- By Ken Herman American-Statesman Staff
As regular readers of my typing are aware, I take requests. Today, I’ll tackle one from Austinite Buddy Garcia, who wants to know more about Walter E. Seaholm, the former longtime city official for whom the Seaholm Power Plant was named.
I told you last Sunday that the plant was named in Seaholm’s honor in 1960, five years after he was fired as city manager. Why, reader Garcia wants to know, was Seaholm fired?
Good question. And because it happened so long ago I doubt we’re going to find anyone who was in the room when it happened. But I could be wrong …
Quick review: Seaholm went to work for the city in 1922 and served in various leadership roles for 33 years. His demise came at a Jan. 13, 1955, City Council meeting in a 3-2 vote on a resolution that said, “He is hereby removed from office according to the will and pleasure of the majority of the entire membership of the City Council.” It also said if he resigned prior to Feb. 10, 1955, “proceedings for his involuntary removal from office shall be abated.” Seaholm resigned.
Mayor Charles McAden, one of the two dissenting votes, put this statement in the record: “I am forced to vote ‘no’ because of the fact that although I felt he has made some mistakes, I think he has done a pretty fair job.”
At the Feb. 10, 1955, council meeting, Seaholm made lengthy, somewhat contentious farewell remarks that were included in the minutes, right after a passage noting, “Former Mayor (Tom) Miller, in behalf of a group of friends, presented Mr. Seaholm a cashier’s check for $1,500.”
Then Seaholm spoke at length. “It is with somewhat mixed emotions that I contemplate this final day of my association with the city of Austin’s official family,” he said. “It has been my pleasure to have seen Austin grow from a town of 35,000 to a city of 180,000 souls.”
“I think in fairness to the good citizens of Austin and myself, I should make some comment of the letter from Councilman Ted Thompson handed me a few days ago, in which he outlined his reasons for seeking my removal from the office of city manager,” he said. “I must say initially that the reasons given are less than clear to me and so general in nature as to actually preclude any real answer.”
The minutes also show the council passed a nice resolution honoring Seaholm’s service. He died the following year. The power plant was named in his honor in 1960. A plaque on it praises his long years of service and skips any mention of his firing.
So that’s the paper trail. But, amazingly, there’s also a human one, specifically Terrell Blodgett.
“I was administrative assistant to the city manager at the time,” he told me.
Blodgett is now 94, and he’s long been one of the most respected folks in government, especially city governments. He’s an urban management professor emeritus at the Lyndon B. Johnson School of Public Affairs. His impressive résumé includes stints as city manager in Garland and Waco, assistant city manager in Austin, administrative assistant to Gov. John Connally and 13 years in charge of government services for accounting firm Peat, Marwick, Mitchell and Co. in the Southwest.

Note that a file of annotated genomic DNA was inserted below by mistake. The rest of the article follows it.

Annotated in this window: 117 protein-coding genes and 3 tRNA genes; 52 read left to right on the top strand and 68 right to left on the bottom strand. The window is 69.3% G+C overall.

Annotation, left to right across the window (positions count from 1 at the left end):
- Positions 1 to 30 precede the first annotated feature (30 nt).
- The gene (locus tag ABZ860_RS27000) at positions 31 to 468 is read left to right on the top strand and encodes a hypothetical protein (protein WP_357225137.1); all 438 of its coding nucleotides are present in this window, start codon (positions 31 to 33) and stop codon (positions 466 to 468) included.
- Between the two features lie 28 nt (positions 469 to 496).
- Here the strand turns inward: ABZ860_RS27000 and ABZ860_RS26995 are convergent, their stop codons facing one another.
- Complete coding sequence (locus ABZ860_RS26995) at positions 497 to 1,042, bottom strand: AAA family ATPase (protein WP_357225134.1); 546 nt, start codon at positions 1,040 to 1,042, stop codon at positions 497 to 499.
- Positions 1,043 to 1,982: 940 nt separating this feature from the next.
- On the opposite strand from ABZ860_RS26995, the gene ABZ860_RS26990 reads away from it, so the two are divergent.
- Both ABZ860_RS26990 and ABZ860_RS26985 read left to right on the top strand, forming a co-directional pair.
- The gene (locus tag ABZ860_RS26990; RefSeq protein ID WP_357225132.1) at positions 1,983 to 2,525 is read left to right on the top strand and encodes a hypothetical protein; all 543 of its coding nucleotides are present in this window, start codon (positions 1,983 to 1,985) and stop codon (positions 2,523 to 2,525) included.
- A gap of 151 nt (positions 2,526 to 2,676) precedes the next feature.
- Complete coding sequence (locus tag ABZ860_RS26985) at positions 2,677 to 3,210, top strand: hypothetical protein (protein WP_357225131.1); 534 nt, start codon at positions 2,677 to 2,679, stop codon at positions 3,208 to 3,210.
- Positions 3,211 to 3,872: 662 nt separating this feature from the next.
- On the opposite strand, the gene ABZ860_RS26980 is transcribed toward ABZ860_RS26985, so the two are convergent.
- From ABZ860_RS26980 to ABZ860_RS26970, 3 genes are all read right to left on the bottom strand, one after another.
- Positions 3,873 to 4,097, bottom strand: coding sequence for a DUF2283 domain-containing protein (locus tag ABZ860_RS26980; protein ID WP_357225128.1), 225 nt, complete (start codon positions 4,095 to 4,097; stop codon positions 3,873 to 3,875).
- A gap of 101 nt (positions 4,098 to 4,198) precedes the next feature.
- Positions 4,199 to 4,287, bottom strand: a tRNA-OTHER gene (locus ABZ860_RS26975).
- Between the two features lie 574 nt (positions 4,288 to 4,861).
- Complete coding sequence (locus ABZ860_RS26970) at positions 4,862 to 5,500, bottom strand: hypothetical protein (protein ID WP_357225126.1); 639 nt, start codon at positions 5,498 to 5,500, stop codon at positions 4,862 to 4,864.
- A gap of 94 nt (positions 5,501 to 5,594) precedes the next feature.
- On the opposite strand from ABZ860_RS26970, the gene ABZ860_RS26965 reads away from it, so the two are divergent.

Blodgett said Seaholm had gotten crosswise with council members when he asked for “a multimillion-dollar emergency purchase for the power plant which was not in the budget and for which he was asking the council to waive any bidding.” Planning and communication about planning were not Seaholm’s strong suits, according to Blodgett.
“Thompson told Seaholm that he ‘had come to the council like this once too many times’ and voted to terminate him. Either Council Member Ben White or Emma Long seconded the motion, and Mayor McAden and Council Member Wesley Pearson voted against it,” Blodgett said.
The minutes show that White seconded the motion “with the statement there was nothing personal.”
I don’t know about you, but I’ve always felt getting fired was kind of personal.
Back to Blodgett: “Thompson was an insurance guy here and, from the time he was elected, he was a thorn in Seaholm’s side. He didn’t like him at all and thought he was running a less-than-good operation, and he was on his case all the time up until his firing.”
Such is the life of a city manager, Blodgett said.
You’re familiar with a couple of names in this long-ago tale. Seaholm, of course, has his name on the defunct power plant and the impressive redevelopment at the site. Ben White has a boulevard. Emma Long has a park.
Blodgett doesn’t have a roadway, park or power plant named for him. But his name long has been on something that will benefit cities for generations to come. Since 1983, the LBJ School has had the Terrell Blodgett Endowment for Government Services in Urban Management and Finance. Blodgett said about 10 of the students who got money through the endowment now work in Austin city government.
“That’s my pride and joy,” he said of the program.
It certainly is a suitable legacy for a man who has done so much for city governments, maybe even better than having a highway or a park or a now-defunct power plant named for you.